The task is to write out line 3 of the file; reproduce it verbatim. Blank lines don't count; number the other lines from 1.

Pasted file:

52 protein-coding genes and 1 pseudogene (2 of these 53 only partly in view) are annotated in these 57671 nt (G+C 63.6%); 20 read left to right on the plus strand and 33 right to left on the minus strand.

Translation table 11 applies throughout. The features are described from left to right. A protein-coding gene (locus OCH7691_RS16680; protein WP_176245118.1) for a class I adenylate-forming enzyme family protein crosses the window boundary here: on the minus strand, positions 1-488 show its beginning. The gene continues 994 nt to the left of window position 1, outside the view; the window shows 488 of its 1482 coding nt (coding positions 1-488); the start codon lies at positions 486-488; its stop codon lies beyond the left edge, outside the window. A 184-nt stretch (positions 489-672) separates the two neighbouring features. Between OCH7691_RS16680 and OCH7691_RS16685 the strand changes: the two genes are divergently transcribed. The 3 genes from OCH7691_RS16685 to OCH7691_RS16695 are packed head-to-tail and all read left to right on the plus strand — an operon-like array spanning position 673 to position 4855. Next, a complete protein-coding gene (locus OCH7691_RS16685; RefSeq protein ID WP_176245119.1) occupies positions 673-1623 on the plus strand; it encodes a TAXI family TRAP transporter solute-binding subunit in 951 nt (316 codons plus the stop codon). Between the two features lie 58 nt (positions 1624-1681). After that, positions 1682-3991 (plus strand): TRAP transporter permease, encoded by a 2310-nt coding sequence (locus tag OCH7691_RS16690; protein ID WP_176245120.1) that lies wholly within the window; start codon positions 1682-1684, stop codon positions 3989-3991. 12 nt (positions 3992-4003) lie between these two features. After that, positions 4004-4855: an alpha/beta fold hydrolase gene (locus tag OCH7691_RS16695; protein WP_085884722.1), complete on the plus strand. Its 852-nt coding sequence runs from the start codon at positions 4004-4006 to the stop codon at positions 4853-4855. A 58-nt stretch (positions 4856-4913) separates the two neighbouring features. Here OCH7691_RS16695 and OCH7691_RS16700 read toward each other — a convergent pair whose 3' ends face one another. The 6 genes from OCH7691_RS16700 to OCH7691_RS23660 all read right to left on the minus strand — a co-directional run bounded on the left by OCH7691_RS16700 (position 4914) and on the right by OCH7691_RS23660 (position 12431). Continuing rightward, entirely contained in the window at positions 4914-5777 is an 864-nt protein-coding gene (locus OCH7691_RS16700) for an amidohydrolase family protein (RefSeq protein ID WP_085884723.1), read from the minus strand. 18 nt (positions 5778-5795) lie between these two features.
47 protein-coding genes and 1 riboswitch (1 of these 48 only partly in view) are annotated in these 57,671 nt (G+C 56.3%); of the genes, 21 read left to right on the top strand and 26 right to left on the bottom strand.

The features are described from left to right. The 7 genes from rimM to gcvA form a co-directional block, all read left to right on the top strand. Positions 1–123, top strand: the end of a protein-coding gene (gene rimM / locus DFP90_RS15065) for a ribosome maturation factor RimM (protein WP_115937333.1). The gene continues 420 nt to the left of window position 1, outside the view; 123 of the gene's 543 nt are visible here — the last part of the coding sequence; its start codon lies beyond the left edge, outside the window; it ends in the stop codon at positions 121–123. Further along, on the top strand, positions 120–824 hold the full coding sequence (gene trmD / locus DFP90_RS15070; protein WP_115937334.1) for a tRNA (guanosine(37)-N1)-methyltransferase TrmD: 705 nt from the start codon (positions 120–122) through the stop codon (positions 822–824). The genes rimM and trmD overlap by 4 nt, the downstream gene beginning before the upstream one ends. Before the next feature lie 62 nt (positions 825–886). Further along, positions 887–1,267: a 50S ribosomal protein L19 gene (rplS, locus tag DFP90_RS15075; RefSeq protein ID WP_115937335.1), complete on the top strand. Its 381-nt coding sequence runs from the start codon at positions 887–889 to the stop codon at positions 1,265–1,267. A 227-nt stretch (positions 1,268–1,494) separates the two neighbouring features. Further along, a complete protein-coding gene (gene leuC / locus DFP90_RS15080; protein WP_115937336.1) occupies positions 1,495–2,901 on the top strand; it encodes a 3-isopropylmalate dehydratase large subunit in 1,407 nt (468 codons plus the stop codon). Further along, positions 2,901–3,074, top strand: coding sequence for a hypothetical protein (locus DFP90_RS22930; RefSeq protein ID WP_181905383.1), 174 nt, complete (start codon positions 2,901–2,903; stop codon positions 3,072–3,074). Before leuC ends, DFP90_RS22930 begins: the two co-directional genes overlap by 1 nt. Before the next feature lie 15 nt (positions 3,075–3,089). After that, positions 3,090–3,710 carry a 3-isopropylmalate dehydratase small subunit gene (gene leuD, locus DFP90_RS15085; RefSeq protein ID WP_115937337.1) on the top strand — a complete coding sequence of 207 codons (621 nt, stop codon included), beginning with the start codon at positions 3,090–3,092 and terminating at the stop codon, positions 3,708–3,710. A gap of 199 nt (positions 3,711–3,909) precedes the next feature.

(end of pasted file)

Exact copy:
47 protein-coding genes and 1 riboswitch (1 of these 48 only partly in view) are annotated in these 57,671 nt (G+C 56.3%); of the genes, 21 read left to right on the top strand and 26 right to left on the bottom strand.